HealthDay News — Overall, patients who switch to high-deductible health plans (HDHPs) have a decrease in health care utilization, though high-severity emergency department visit expenditures and hospitalization days increase in members from low-income neighborhoods, according to a study published online in Diabetes Care.
J. Frank Wharam, MBBCh, MPH, from Harvard University in Boston, and colleagues studied the effects of HDHPs on emergency department and hospital care, adverse outcomes, and total health care expenditures among 23,493 HDHP members with diabetes (aged 12 to 64 years) insured through a large national health insurer (from 2003 to 2012).
HDHP members were enrolled in a low-deductible plan for 1 year and then an HDHP for 1 year after an employer-mandated switch.
Patients who transitioned to HDHPs were matched to 192,842 contemporaneous patients with low-deductible employer-based coverage.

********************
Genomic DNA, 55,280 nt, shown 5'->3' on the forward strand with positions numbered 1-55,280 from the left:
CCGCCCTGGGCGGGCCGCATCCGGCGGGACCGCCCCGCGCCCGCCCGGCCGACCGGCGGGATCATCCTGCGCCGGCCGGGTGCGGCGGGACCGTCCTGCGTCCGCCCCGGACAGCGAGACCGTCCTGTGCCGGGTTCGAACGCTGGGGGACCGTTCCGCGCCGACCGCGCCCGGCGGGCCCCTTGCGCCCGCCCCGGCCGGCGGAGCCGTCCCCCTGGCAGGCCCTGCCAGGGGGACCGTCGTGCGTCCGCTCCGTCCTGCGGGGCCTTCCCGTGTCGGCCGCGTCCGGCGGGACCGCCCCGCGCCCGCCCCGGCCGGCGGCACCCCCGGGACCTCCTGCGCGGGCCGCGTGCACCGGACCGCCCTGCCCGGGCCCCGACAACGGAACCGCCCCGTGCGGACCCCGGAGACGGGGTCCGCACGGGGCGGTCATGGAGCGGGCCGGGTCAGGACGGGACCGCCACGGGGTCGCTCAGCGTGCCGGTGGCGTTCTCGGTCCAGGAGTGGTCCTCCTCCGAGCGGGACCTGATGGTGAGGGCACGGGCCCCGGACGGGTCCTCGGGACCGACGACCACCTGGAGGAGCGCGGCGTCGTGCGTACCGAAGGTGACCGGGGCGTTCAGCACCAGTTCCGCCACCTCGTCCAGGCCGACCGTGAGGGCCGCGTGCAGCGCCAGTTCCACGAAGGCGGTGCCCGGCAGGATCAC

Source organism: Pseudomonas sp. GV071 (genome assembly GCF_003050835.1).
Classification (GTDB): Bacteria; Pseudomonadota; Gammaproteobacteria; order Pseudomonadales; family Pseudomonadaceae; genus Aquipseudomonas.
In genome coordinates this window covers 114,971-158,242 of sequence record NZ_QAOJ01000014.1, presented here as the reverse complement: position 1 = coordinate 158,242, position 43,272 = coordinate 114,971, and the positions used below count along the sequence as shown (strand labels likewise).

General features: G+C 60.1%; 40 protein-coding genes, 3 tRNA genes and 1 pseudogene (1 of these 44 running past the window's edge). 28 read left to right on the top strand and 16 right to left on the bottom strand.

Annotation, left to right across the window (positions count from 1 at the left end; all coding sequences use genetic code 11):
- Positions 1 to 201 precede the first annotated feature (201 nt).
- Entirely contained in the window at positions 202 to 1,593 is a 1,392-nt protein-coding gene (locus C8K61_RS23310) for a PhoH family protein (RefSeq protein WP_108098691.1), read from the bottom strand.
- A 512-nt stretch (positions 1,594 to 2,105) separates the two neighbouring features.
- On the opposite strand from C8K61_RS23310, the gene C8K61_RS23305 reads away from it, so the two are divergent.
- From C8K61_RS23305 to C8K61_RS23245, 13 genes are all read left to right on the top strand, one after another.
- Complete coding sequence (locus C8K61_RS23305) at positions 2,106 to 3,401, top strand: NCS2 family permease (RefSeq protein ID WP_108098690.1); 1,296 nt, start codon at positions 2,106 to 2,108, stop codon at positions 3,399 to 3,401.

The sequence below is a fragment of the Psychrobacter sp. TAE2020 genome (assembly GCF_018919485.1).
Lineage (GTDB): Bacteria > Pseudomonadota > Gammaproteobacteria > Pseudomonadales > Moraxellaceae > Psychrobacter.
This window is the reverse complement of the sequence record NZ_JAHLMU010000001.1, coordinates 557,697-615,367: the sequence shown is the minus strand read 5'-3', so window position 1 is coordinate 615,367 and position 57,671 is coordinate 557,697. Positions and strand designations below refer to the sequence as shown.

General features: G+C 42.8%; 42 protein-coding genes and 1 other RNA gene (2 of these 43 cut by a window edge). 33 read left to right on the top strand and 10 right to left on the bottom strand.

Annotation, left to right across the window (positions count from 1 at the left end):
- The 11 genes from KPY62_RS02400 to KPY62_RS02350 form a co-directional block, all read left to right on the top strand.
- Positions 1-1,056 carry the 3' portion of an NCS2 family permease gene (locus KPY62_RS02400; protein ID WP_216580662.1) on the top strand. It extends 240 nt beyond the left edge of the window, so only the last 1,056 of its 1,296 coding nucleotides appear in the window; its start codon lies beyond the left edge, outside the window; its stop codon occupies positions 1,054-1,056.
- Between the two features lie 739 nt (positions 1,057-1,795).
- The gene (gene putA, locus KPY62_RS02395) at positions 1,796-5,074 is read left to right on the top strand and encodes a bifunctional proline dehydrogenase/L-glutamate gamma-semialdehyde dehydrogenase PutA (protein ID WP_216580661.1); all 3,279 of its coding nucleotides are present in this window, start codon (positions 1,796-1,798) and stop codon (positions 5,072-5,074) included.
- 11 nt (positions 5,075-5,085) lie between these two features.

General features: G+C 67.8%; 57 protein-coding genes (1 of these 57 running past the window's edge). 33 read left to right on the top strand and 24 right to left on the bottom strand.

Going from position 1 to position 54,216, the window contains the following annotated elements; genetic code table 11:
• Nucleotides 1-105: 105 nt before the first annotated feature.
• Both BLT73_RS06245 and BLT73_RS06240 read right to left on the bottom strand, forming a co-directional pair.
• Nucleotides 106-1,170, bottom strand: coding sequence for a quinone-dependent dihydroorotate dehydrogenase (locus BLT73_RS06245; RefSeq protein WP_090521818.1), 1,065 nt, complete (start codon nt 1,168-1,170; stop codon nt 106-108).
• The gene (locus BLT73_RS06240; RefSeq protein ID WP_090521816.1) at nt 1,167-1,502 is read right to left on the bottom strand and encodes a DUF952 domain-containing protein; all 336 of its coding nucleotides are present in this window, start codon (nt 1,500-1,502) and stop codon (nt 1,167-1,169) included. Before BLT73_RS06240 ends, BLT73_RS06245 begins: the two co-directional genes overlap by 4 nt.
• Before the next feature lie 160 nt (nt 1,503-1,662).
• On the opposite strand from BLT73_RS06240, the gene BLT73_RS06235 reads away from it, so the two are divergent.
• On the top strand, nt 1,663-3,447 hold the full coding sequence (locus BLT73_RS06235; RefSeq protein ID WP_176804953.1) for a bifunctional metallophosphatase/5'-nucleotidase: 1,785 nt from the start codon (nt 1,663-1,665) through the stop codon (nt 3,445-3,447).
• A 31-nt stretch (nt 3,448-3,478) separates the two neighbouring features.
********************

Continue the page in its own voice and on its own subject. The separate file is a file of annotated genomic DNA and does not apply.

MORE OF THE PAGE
The researchers found that after the HDHP transition, emergency department visits declined by 4%, hospitalizations by 5.6%, direct (nonemergency department-based) hospitalizations by 11.1%, and total health care expenditures by 3.8%.
While overall there was no change in adverse outcomes in the HDHP cohort, members from low-income neighborhoods had 23.5% higher high-severity emergency department visit expenditures and 27.4% higher high-severity hospitalization days.
“HDHPs had a modest effect on high-acuity utilization and outcomes in the overall diabetes cohort, but the low-income subgroup experienced substantial and concerning increases in adverse outcomes,” the authors write.
Wharam JF, Zhang F, Eggleston EM, Lu CY, Soumerai SB, Ross-Degnan D. Effect of high-deductible insurance on high-acuity outcomes in diabetes: a natural experiment for translation in diabetes (next-d) study [published online January 30, 2018]. Diabetes Care. doi: 10.2337/dc17-1183